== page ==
shape of the	history	and stored tree. See the section on
	   ANONYMIZING below.

       --refspec
	   Apply the specified refspec to each ref exported. Multiple of them
	   can be specified.

       [<git-rev-list-args>...]
	   A list of arguments,	acceptable to git rev-parse and	git rev-list,
	   that	specifies the specific objects and references to export. For
	   example, master~10..master causes the current master	reference to
	   be exported along with all objects added since its 10th ancestor
	   commit.

EXAMPLES
	   $ git fast-export --all | (cd /empty/repository && git fast-import)

       This will export	the whole repository and import	it into	the existing
       empty repository. Except	for reencoding commits that are	not in UTF-8,
       it would	be a one-to-one	mirror.

	   $ git fast-export master~5..master |
		   sed "s|refs/heads/master|refs/heads/other|" |
		   git fast-import

       This makes a new	branch called other from master~5..master (i.e.	if
       master has linear history, it will take the last	5 commits).

       Note that this assumes that none	of the blobs and commit	messages
       referenced by that revision range contains the string
       refs/heads/master.

ANONYMIZING
       If the --anonymize option is given, git will attempt to remove all
       identifying information from the	repository while still retaining
       enough of the original tree and history patterns	to reproduce some
       bugs. The goal is that a	git bug	which is found on a private repository
       will persist in the anonymized repository, and the latter can be	shared
       with git	developers to help solve the bug.

       With this option, git will replace all refnames,	paths, blob contents,
       commit and tag messages,	names, and email addresses in the output with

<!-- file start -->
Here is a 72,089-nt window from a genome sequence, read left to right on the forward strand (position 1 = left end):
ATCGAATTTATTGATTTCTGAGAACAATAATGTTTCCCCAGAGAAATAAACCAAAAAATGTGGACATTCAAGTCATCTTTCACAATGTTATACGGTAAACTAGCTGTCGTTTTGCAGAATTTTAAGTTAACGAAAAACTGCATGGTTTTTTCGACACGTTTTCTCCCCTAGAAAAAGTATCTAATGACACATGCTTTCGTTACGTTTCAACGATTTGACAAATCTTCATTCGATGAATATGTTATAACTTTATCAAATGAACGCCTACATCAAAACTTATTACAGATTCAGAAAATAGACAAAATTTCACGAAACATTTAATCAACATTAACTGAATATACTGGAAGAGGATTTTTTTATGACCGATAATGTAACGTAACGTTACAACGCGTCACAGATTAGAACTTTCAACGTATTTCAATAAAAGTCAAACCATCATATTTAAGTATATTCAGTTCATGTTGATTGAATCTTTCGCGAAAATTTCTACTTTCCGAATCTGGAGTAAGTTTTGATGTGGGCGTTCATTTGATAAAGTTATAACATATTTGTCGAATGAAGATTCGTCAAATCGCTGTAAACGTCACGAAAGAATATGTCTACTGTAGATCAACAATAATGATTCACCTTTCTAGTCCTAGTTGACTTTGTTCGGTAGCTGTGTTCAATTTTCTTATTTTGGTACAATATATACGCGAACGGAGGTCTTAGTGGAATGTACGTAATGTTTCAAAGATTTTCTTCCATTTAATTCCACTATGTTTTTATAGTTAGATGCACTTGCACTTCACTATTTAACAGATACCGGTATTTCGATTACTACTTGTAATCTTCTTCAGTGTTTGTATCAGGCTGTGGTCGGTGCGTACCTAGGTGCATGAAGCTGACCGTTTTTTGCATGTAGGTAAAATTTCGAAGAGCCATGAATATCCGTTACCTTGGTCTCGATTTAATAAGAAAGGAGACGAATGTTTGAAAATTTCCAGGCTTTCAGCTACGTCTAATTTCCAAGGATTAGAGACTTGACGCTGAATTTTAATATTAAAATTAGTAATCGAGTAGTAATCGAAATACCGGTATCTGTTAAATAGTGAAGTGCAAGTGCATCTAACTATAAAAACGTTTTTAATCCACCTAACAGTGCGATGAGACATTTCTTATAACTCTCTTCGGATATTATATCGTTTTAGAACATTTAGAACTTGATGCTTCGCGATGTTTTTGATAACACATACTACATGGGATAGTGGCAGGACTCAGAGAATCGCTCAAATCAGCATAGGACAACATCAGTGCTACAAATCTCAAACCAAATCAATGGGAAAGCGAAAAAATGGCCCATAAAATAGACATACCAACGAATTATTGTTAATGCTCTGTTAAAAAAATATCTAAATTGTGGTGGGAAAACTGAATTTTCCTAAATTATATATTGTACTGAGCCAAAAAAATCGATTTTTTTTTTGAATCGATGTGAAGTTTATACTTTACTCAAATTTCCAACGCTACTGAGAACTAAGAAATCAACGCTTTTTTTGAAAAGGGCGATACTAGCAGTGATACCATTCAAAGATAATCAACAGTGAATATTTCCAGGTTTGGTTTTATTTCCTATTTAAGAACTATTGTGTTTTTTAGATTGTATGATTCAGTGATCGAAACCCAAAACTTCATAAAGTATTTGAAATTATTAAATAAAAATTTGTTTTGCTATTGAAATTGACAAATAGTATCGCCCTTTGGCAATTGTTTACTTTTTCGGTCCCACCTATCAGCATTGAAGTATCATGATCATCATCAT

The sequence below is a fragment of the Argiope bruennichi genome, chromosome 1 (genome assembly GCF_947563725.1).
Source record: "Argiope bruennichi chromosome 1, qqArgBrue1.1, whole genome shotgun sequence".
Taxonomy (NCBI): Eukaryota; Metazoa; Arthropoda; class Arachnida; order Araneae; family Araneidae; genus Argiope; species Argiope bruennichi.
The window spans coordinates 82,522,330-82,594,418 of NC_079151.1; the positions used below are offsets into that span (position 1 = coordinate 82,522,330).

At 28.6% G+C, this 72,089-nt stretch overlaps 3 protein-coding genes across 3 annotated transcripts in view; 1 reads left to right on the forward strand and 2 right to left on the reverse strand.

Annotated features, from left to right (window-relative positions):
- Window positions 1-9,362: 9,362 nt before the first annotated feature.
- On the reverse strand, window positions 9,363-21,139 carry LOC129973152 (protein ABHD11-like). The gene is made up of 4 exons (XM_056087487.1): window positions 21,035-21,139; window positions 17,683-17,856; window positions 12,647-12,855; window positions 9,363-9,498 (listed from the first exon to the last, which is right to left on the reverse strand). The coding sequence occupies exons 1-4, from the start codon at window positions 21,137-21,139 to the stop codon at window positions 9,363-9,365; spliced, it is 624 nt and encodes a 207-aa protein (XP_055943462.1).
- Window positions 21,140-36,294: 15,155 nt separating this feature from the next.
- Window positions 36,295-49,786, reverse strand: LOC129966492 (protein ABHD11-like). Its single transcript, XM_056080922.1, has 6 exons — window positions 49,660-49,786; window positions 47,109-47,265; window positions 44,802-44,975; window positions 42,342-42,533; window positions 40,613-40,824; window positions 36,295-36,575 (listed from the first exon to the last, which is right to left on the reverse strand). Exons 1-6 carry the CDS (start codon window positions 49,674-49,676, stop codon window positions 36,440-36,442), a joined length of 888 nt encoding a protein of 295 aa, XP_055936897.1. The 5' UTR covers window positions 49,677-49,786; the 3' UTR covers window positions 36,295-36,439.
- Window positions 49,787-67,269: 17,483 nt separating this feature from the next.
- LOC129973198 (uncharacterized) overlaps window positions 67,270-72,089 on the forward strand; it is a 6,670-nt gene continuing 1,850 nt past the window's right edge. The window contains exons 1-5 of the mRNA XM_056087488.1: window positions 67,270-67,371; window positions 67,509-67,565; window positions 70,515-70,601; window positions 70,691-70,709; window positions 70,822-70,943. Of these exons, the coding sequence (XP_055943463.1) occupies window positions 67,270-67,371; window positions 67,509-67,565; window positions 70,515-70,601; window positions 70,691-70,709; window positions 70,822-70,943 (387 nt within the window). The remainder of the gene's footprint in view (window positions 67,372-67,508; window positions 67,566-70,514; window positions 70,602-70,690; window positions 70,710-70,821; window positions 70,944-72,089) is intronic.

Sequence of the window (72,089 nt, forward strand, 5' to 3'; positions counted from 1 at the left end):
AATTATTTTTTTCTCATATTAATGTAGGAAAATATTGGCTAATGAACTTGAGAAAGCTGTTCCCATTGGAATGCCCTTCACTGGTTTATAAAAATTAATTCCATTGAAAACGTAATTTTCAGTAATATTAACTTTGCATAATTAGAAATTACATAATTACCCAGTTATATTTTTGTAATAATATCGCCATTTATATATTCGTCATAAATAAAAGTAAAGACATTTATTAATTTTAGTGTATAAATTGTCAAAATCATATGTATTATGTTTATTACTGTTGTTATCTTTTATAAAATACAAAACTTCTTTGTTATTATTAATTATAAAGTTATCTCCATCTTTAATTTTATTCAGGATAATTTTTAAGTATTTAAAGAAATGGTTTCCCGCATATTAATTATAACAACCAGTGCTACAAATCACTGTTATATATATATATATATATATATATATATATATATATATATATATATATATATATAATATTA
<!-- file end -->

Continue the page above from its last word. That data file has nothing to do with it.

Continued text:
anonymized data.	Two instances of the same string will be replaced
       equivalently (e.g., two commits with the	same author will have the same
       anonymized author in the	output,	but bear no resemblance	to the
       original	author string).	The relationship between commits, branches,
       and tags	is retained, as	well as	the commit timestamps (but the commit
       messages	and refnames bear no resemblance to the	originals). The
       relative	makeup of the tree is retained (e.g., if you have a root tree
       with 10 files and 3 trees, so will the output), but their names and the
       contents	of the files will be replaced.

       If you think you	have found a git bug, you can start by exporting an
       anonymized stream of the	whole repository:

	   $ git fast-export --anonymize --all >anon-stream

       Then confirm that the bug persists in a repository created from that
       stream (many bugs will not, as they really do depend on the exact
       repository contents):

	   $ git init anon-repo
	   $ cd	anon-repo
	   $ git fast-import <../anon-stream
	   $ ... test your bug ...

       If the anonymized repository shows the bug, it may be worth sharing
       anon-stream along with a	regular	bug report. Note that the anonymized
       stream compresses very well, so gzipping	it is encouraged. If you want
       to examine the stream to	see that it does not contain any private data,
       you can peruse it directly before sending. You may also want to try:

	   $ perl -pe 's/\d+/X/g' <anon-stream | sort -u | less

       which shows all of the unique lines (with numbers converted to "X", to
       collapse	"User 0", "User	1", etc	into "User X").	This produces a	much
       smaller output, and it is usually easy to quickly confirm that there is
       no private data in the stream.

LIMITATIONS
       Since git fast-import cannot tag	trees, you will	not be able to export
       the linux.git repository	completely, as it contains a tag referencing a
       tree instead of a commit.

SEE ALSO
       git-fast-import(1)

GIT
       Part of the git(1) suite

Git 2.13.2			  06/24/2017		    GIT-FAST-EXPORT(1)

NAME | SYNOPSIS | DESCRIPTION | OPTIONS | EXAMPLES | ANONYMIZING | LIMITATIONS | SEE ALSO | GIT